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Commentary: The ‘F’ in Filipino means ‘forgetful,’ to a fault

Filipinos might have taken the adage, “forgive and forget” to a whole new level. This time, it’s involving actual historical events that have shaped our society into the way it is at present.

The upcoming 2022 National Elections have brought out the best and worst of Filipinos these past few months, especially during the campaign period. Supporters of presidential candidates have been throwing aggressive words at each other online, and others have been spreading fake news, disinformation, and misinformation about different candidates on every known platform on social media.

This circulation of fake news has made gullible Filipinos into ill-informed citizens, choosing to believe what they see on TikTok or Facebook rather than reading more reputed sources released by news sites and professionals. Though, it probably can’t be helped since these pieces of disinformation are delivered in a way that is easy for some Filipinos to understand—without any highfaluting words or words that seem to make them feel inferior or dumb.

With election day just around the corner, misinformation is spreading like wildfire, causing many Filipinos to forget true history and primary sources tucked away in books. A lot of Filipinos are falling victim to misinformation and end up learning fake history instead of what really happened in Philippine history. Historical revisionism is an actual reality happening in the present day, and just when we thought only our past colonizers are the ones doing that, we as Filipinos fail to see that we are also perpetrators of this phenomenon.

We ourselves are allowing this to happen, and all eyes are on the Philippines as it is happening. In fact, news outlets from other countries have been covering this unfortunate reality, with a headline from Hong Kong’s The Standard reading, “Filipinos fall for fake history”.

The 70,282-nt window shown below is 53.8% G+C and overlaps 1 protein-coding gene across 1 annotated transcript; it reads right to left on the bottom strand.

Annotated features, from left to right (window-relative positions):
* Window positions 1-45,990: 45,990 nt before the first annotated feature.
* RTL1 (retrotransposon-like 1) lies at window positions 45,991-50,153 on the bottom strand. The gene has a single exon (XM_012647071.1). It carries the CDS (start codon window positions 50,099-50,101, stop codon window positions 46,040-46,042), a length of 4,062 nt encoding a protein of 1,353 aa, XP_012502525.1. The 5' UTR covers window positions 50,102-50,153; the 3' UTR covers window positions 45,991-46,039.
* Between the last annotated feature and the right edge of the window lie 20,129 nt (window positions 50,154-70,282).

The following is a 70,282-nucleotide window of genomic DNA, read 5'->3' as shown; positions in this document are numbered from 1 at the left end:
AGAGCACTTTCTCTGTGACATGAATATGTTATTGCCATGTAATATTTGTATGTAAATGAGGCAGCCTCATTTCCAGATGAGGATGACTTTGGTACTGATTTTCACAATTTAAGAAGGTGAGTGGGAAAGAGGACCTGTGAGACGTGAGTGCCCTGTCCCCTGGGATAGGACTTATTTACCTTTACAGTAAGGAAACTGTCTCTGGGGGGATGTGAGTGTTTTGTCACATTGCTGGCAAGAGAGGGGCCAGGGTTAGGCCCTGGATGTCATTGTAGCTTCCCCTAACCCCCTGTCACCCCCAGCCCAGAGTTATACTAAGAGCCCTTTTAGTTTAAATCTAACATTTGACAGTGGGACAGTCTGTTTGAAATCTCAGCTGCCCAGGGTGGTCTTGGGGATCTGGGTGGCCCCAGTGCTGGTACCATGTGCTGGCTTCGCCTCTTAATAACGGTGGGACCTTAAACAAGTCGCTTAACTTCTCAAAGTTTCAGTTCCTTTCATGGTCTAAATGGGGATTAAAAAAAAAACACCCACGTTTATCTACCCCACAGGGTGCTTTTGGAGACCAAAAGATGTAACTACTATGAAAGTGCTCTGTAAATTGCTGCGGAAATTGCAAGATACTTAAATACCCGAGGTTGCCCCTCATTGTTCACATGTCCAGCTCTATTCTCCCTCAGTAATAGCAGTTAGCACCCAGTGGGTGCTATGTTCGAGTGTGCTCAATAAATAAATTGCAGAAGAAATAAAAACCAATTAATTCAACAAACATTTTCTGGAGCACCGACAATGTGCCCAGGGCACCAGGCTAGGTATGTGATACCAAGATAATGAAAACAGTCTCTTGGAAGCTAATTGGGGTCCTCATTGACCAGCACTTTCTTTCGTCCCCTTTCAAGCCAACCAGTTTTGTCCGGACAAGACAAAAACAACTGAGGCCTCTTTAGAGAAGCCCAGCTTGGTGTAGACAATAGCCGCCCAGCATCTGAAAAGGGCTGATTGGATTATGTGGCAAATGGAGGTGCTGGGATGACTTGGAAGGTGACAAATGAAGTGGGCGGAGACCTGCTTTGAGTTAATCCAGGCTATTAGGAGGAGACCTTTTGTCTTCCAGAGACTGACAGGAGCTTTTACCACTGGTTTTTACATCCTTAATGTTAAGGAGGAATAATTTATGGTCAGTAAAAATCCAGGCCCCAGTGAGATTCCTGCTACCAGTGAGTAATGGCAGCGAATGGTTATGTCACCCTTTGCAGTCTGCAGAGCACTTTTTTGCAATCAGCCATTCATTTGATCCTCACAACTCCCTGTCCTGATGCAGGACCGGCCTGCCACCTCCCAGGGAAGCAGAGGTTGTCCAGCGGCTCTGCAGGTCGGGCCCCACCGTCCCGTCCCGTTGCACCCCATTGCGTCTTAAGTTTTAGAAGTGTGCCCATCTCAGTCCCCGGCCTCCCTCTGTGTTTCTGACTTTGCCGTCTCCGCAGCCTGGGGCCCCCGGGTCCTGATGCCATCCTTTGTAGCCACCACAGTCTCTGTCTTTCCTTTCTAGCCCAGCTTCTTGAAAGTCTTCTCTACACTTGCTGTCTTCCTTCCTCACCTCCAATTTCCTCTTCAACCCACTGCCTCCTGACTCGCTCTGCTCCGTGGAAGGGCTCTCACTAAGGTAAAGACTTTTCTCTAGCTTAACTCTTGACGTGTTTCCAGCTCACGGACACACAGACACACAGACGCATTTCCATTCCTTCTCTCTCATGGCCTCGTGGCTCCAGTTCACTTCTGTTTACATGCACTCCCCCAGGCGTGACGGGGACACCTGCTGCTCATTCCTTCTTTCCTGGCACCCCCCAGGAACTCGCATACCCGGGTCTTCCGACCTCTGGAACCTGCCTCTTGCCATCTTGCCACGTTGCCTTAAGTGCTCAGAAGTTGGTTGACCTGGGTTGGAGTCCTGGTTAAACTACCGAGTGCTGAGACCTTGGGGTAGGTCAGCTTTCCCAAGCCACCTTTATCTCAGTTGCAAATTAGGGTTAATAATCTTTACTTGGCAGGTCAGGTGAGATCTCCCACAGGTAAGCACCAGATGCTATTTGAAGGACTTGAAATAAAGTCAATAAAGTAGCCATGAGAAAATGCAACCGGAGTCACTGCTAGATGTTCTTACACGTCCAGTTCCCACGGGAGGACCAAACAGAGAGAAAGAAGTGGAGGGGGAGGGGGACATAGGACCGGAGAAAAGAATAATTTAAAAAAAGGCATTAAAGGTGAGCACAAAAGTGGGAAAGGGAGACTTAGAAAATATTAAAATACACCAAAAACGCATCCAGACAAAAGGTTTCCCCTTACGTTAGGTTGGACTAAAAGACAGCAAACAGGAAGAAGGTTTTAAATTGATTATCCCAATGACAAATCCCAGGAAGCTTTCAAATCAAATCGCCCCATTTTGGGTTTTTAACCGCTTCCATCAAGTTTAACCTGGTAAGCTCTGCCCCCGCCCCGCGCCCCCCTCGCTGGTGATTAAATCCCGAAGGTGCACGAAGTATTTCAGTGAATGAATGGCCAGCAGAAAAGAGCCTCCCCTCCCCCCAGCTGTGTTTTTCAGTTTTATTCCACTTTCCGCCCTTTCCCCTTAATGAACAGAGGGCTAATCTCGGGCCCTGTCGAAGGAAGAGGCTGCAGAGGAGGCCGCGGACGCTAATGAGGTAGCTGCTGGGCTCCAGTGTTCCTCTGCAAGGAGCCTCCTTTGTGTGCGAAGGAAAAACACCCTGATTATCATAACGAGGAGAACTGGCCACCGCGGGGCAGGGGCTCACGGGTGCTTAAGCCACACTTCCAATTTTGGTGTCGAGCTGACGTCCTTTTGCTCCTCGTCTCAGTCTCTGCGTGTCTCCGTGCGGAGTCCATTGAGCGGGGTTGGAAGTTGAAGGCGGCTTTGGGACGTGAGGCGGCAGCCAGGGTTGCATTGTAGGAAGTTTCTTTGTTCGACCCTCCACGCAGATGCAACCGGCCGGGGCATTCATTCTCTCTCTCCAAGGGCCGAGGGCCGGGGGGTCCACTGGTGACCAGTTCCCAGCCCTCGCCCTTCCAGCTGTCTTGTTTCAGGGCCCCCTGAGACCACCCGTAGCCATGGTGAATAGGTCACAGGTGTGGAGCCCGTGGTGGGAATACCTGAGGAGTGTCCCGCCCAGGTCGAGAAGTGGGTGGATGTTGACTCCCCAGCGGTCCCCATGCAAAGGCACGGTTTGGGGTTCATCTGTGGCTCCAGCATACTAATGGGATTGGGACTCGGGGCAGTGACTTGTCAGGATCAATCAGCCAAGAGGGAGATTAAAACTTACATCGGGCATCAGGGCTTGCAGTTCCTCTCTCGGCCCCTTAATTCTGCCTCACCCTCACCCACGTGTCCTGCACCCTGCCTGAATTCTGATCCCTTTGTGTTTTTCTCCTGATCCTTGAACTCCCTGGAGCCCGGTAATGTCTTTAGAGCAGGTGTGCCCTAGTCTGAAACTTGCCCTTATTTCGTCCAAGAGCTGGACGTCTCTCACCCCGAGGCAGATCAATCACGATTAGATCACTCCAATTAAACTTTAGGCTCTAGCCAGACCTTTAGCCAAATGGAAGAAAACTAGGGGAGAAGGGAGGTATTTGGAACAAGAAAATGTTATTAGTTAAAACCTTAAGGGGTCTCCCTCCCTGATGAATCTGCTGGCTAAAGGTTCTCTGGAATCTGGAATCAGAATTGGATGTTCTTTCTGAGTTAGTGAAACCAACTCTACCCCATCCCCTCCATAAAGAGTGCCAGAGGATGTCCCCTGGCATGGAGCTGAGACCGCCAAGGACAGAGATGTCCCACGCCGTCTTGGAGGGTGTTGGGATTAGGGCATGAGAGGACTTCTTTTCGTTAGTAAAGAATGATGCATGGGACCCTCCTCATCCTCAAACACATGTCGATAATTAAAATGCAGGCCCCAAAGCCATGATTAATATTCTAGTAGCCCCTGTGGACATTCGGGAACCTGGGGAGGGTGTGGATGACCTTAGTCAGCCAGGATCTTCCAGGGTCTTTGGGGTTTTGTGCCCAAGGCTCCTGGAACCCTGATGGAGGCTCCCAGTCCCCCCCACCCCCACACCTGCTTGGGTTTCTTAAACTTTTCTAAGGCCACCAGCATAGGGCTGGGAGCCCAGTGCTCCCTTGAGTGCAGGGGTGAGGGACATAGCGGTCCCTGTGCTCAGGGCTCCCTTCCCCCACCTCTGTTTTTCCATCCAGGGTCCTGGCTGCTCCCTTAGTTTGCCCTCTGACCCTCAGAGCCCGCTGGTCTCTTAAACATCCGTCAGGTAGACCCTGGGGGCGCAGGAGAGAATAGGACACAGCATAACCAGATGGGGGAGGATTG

Sadly, the ‘F’ in Filipino doesn’t mean anything positive—it now only means forgetful. We, as a society, have forgotten historical events and have chosen to rid ourselves of those experiences of the past to create a distorted future.

If other countries with similar histories like Hong Kong, France, the United States, and others can see this terrible situation happening, why can’t we? Why are we so adamant about forgiving people who have caused our country so much pain and suffering and giving them a second chance when they aren’t even qualified to do so? Why are Filipinos asking others to just “forgive and forget” and move on?

Moving on is a concept fit only for toxic relationships and minor blunders, never for events that have transpired to cause this country’s downfall decades ago. If we choose to continue forgetting our country’s past, then what did José Rizal die for? What did those people who chose to fight for our democracy in exchange for their lives die for? What did those people who marched along EDSA on that certain day in February 1986 fight for?

Was it all for naught? Was it for us to just forget everything our Motherland has experienced? Certainly not. But, unfortunately, we’ve chosen to give in to seemingly influential platforms calling to come together as one than to listen to actual plans of action.

In the face of this time when many Filipinos are either forgetting or belittling our history, the situation begs the question: Are Filipinos still worth dying for?

The truth is, and it really is sad to say, that we Filipinos have become so forgetful. When can we wake up from this disillusioned daydream?


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